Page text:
The Class Politics of Law
Essays Inspired by Harry Glasbeek
This collection foregrounds a class analysis of the law’s responses to corporate killing, workplace violence, surveillance, worker resistance and income inequality, among other issues.
About the book
For nearly fifty years, Professor Harry Glasbeek has been at the forefront of legal scholars and public intellectuals challenging assumptions and understandings about the injustices embedded in the economic, social, political and legal orders of Western capitalist democracies. His writings and teachings have influenced generations of law students, academics and activists.
The Class Politics of Law brings together eleven incisive contributions from pre-eminent scholars across several disciplines activated by the same desire for democracy and justice that Glasbeek advances, showing how capitalism shapes the law and how the law protects capitalism. This collection foregrounds a class analysis of the law’s responses to corporate killing, workplace violence, surveillance, worker resistance and income inequality, among other issues.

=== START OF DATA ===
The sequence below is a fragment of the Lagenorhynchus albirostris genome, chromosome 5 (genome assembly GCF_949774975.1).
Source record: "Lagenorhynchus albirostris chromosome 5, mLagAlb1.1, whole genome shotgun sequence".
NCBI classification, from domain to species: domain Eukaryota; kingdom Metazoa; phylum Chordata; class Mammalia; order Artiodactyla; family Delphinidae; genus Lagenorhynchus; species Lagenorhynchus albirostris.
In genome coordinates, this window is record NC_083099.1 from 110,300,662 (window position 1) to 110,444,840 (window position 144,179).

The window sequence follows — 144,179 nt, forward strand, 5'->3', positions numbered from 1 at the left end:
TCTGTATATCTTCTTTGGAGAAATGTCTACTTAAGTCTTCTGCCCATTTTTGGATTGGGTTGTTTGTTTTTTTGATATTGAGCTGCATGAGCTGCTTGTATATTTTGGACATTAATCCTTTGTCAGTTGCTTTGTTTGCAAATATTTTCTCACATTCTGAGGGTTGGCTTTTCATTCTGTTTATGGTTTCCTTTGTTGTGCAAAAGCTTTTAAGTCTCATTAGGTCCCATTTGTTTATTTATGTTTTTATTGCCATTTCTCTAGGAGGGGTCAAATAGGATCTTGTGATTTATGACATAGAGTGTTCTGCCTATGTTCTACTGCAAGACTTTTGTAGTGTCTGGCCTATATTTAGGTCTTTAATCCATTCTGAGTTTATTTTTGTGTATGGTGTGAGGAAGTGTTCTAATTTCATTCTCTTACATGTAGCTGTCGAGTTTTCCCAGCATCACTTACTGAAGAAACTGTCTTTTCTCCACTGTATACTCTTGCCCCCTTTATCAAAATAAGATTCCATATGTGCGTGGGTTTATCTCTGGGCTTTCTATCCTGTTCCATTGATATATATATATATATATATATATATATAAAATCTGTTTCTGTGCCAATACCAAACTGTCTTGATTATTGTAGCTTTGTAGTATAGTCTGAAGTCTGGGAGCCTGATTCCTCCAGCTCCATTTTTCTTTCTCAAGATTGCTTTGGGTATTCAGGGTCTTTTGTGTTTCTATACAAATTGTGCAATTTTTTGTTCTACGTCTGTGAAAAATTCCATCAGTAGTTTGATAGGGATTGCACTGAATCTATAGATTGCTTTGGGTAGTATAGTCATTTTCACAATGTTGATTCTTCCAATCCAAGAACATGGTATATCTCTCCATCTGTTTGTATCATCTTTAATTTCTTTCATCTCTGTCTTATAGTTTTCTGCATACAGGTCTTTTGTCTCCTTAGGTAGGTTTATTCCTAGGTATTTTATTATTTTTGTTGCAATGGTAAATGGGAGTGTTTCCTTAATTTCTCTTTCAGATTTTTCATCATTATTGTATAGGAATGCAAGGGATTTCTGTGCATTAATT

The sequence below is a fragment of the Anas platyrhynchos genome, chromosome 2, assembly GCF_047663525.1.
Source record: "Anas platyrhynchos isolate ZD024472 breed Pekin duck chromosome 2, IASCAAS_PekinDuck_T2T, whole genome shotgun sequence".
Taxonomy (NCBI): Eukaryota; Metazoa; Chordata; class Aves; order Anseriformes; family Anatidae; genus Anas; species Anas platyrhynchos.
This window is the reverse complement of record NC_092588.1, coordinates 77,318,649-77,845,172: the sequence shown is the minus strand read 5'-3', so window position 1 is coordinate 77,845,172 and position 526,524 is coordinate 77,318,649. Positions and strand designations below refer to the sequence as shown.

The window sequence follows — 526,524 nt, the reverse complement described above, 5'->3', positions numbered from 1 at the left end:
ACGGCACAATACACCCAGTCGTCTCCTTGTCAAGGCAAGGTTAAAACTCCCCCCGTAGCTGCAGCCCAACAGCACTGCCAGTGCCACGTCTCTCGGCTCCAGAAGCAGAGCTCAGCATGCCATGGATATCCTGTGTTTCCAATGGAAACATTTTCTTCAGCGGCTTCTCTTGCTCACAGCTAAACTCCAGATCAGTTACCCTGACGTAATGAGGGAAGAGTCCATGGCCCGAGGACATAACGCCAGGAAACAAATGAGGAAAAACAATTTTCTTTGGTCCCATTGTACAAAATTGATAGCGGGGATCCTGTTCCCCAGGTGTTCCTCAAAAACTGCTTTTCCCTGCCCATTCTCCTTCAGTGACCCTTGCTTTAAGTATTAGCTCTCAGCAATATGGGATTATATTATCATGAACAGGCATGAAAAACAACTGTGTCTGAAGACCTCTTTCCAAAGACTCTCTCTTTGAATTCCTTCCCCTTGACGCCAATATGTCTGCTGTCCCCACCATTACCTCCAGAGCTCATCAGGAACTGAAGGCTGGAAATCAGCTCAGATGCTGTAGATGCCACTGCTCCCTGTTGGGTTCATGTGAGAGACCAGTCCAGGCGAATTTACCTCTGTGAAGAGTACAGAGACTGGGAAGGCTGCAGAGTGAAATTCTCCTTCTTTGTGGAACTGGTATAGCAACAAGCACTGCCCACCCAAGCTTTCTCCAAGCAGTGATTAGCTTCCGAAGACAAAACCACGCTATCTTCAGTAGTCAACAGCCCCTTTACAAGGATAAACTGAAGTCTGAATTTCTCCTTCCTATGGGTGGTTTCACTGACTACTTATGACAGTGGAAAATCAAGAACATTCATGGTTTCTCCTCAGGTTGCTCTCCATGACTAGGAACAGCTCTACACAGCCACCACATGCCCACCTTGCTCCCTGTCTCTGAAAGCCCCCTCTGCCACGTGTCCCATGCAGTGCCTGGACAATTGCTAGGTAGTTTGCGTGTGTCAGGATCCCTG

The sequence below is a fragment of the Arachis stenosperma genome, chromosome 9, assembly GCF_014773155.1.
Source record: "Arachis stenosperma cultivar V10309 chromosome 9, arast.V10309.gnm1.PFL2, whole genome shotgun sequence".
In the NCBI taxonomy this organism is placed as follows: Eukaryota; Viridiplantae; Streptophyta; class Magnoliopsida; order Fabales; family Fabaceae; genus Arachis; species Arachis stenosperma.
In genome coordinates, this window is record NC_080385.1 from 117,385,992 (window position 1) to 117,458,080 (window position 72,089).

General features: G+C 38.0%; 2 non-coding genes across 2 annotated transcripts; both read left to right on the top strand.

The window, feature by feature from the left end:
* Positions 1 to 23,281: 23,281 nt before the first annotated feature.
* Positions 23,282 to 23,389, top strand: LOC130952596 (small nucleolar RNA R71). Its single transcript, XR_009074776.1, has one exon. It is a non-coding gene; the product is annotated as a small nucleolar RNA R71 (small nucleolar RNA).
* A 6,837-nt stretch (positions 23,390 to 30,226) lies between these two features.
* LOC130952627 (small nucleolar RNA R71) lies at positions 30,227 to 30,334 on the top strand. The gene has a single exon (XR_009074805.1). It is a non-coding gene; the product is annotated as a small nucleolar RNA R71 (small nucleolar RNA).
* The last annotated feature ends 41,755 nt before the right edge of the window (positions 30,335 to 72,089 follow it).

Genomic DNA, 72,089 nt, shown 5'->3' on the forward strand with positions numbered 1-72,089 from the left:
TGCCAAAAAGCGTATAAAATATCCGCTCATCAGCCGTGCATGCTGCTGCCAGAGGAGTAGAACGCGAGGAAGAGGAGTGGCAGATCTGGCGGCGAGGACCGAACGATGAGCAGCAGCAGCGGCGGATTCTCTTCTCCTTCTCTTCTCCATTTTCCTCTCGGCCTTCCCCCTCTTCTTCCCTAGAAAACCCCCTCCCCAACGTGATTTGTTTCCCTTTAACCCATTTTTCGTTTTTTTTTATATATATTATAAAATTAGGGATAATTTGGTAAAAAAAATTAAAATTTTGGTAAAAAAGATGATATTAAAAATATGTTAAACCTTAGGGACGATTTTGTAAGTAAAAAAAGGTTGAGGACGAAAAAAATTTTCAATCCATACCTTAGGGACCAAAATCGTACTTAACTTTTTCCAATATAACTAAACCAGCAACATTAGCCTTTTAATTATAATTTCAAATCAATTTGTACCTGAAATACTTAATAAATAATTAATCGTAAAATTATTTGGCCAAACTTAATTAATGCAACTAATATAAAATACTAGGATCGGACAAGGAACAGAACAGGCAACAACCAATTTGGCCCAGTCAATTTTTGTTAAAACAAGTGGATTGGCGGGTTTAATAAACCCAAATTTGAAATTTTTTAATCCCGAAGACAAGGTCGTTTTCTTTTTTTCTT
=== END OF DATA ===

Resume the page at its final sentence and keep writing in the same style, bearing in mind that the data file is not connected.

- Law with Class (Eric Tucker and Judy Fudge)
- Speaking the Truth Against Power (Julian Sempill)
- High-End Inequality (Neil Brooks)
- The Changing Workplace Revisited (Keith Ewing)
- Regulating to Prevent Workplace Violence (Katherine Lippel)
- Corporate Killing Personified (Steven Bittle, Steve Tombs and David Whyte)
- Tightening the screws on the 99% (Laureen Snider)
- Labour and Law in Industrialization (Douglas Hay)
- The First Smith Act Trial and the Rule of Law (Bryan Palmer)
- Cultural Heritage, the Right to the City, and the Marxist Critique of Law (Christine Sypnowich)
- Afterword (Ron McCallum)
- Appendix: Principal Works of Harry Glasbeek